Recently Discovered Ancient Fossils May Be the 'Missing Link' Between Apes and Humans

Fossils from a new species of ape have been discovered in Bavaria, and the discovery may shed light on how the ancestors of humans may have evolved to walk on two legs.

The fossil of the great ape was unearthed with complete limb bones. He lived during the Miocene about 11.62 million years ago.

"The finds in southern Germany are a milestone in palaeoanthropology, because they raise fundamental questions about our previous understanding of the evolution of the great apes and humans," Professor Madelaine Böhme from the University of Tübingen told BBC News.

Böhme also said this ape could be the best model we have to the "missing link" between apes and humans.

The species was named Danuvius guggenmosi by the paleontologists. "Danuvius" is derived from the Celtic-Roman river god and "guggenmosi" is to honor Sigulf Guggenmos, who discovered the site where they found the fossils.

Böhme said when Danuvius was alive, the area was a hot, flat landscape with forests and rivers not far from the Alps.

A new study found that the ape creature may have used an unusual locomotion never seen until now, which could reveal how the ancestors of humans may have evolved to walk on two feet.

The fossils—two females, a juvenile and a male, who had the most complete set of limbs—were discovered in a clay pit in Bavaria between 2015 and 2018.

The male animal's build, posture and locomotion are unique traits among primates. His strong ape-like arms were made for swinging from tree limbs but he also possessed human-like legs.

Paleontologists unearthed 21 bones of the most complete partial skeleton of a male Danuvius. Atypeek/Getty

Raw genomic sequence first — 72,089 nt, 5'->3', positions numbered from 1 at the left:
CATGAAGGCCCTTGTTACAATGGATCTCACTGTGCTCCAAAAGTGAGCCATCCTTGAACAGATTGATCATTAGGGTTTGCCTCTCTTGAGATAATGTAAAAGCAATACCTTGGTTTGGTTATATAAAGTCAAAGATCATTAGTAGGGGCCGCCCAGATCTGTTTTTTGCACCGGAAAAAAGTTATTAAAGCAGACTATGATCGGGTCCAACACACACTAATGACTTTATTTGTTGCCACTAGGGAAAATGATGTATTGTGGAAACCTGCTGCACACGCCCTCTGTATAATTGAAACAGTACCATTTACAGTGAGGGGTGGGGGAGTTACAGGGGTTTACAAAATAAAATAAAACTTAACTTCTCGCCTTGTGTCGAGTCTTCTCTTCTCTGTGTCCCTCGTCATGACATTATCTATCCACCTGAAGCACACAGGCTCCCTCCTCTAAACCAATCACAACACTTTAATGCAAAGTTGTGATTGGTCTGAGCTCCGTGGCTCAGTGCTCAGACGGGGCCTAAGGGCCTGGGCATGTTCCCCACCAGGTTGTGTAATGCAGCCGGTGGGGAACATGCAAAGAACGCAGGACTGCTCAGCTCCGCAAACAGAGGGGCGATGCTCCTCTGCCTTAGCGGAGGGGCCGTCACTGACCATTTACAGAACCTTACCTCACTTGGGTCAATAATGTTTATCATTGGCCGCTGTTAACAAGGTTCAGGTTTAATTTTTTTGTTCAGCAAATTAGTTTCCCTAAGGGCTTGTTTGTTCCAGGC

Researchers said Danuvius didn't favor either its arms or legs in movement but appeared to use them equally. Böhme and her colleagues suggested this newly identified type of locomotion—which they called "extended limb clambering"—could be the ancestral form of movement for both modern great apes and humans, reports Live Science.

One of the key traits that distinguish humans from our closest living relatives like modern great apes, chimpanzees, gorillas, bonobos and orangutans is how we walk upright on our feet. This allowed us to free our hands for using tools, which ultimately helped humanity spread across the planet.

In contrast, modern great apes possess long arms and traits that allow them to swing from branches using only their arms, which is called brachiation. Chimpanzees, bonobos and gorillas practice knuckle-walking.

The new research and where the fossils were found suggests our upright posture could have originated in a common ancestor of great apes and humans who lived in Europe. For many years, scientists thought those ancestors originated from Africa.

Understanding how humans came to walk on two feet promises to answer many of the fundamental questions about the evolution of our species.